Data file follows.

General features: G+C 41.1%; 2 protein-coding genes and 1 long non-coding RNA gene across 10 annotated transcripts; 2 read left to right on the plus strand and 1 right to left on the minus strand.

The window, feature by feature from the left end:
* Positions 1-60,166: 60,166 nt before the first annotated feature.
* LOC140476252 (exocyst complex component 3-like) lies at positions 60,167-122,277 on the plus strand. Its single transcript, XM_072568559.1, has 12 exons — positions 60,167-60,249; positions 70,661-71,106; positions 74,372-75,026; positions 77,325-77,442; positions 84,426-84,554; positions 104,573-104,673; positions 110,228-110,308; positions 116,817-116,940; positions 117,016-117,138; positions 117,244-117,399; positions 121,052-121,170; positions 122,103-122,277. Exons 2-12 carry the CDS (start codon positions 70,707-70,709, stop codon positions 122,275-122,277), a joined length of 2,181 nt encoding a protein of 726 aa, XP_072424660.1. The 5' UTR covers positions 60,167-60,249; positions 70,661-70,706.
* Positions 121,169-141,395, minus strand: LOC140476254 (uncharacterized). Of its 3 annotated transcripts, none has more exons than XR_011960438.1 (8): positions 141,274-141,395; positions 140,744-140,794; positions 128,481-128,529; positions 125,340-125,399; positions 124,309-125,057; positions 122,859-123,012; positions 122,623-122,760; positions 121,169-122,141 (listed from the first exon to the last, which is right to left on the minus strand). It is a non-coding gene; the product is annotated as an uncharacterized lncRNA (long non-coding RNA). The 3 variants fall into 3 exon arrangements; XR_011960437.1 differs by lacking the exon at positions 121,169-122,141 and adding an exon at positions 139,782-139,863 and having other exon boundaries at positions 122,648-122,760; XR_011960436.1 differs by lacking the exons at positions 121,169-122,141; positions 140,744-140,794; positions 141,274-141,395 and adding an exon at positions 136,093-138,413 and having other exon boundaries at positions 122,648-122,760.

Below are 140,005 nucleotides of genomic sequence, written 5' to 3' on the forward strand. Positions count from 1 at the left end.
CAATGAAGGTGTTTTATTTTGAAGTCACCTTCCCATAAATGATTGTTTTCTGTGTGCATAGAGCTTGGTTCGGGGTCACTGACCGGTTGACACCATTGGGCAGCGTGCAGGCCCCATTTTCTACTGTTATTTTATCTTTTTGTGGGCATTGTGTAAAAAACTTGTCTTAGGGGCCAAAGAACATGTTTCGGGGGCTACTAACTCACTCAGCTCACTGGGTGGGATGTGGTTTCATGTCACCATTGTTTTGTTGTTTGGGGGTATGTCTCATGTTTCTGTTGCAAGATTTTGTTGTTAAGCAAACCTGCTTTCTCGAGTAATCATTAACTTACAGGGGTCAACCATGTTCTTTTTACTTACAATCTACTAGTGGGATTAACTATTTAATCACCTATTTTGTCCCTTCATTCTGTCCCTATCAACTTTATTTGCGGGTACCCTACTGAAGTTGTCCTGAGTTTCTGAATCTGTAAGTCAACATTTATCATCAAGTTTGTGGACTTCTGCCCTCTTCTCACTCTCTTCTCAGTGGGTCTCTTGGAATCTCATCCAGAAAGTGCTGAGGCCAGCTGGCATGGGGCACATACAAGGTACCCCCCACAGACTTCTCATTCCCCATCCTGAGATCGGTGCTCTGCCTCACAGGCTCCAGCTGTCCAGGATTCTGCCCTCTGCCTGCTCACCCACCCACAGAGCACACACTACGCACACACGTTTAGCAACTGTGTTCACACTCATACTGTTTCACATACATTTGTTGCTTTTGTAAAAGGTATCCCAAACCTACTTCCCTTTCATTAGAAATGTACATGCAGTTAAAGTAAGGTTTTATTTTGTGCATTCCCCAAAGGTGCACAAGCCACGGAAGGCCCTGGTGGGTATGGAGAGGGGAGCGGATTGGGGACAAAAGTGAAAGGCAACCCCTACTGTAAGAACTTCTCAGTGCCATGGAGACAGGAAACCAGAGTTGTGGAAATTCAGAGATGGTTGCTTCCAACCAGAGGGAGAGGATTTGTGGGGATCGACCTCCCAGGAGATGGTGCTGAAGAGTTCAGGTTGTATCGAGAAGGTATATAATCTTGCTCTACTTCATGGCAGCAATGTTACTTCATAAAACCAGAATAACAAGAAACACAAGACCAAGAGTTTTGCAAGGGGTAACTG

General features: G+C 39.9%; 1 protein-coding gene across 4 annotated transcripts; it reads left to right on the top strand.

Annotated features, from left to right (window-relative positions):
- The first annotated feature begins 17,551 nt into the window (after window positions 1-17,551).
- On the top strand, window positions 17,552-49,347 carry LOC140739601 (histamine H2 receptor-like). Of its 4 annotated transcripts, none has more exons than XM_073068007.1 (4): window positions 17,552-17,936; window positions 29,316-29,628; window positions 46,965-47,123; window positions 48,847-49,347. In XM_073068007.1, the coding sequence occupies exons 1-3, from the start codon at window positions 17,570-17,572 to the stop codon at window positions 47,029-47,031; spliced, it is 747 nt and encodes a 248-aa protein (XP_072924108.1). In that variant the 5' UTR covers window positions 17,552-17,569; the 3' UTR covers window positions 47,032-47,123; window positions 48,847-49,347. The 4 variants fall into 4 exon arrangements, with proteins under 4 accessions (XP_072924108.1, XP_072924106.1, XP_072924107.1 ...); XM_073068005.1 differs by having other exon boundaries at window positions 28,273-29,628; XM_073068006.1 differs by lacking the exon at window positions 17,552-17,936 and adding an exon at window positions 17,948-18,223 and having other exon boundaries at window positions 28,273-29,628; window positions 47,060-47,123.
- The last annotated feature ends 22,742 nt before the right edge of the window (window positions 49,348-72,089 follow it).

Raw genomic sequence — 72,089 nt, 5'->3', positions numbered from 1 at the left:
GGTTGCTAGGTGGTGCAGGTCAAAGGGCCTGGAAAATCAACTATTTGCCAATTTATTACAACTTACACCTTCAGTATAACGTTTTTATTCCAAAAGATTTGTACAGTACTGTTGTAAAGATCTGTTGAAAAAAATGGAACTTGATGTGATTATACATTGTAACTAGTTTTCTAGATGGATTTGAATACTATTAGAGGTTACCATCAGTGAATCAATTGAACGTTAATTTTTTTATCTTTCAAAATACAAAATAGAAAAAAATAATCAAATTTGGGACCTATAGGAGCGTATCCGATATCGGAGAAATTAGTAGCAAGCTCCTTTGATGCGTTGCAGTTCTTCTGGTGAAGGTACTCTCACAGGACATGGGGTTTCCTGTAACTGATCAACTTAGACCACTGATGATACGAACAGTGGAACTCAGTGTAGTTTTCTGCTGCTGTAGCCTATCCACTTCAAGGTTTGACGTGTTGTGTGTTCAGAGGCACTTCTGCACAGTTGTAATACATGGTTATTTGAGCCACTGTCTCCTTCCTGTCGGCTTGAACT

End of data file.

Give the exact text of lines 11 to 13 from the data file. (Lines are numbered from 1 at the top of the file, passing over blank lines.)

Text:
- On the top strand, window positions 17,552-49,347 carry LOC140739601 (histamine H2 receptor-like). Of its 4 annotated transcripts, none has more exons than XM_073068007.1 (4): window positions 17,552-17,936; window positions 29,316-29,628; window positions 46,965-47,123; window positions 48,847-49,347. In XM_073068007.1, the coding sequence occupies exons 1-3, from the start codon at window positions 17,570-17,572 to the stop codon at window positions 47,029-47,031; spliced, it is 747 nt and encodes a 248-aa protein (XP_072924108.1). In that variant the 5' UTR covers window positions 17,552-17,569; the 3' UTR covers window positions 47,032-47,123; window positions 48,847-49,347. The 4 variants fall into 4 exon arrangements, with proteins under 4 accessions (XP_072924108.1, XP_072924106.1, XP_072924107.1 ...); XM_073068005.1 differs by having other exon boundaries at window positions 28,273-29,628; XM_073068006.1 differs by lacking the exon at window positions 17,552-17,936 and adding an exon at window positions 17,948-18,223 and having other exon boundaries at window positions 28,273-29,628; window positions 47,060-47,123.
- The last annotated feature ends 22,742 nt before the right edge of the window (window positions 49,348-72,089 follow it).

Raw genomic sequence — 72,089 nt, 5'->3', positions numbered from 1 at the left: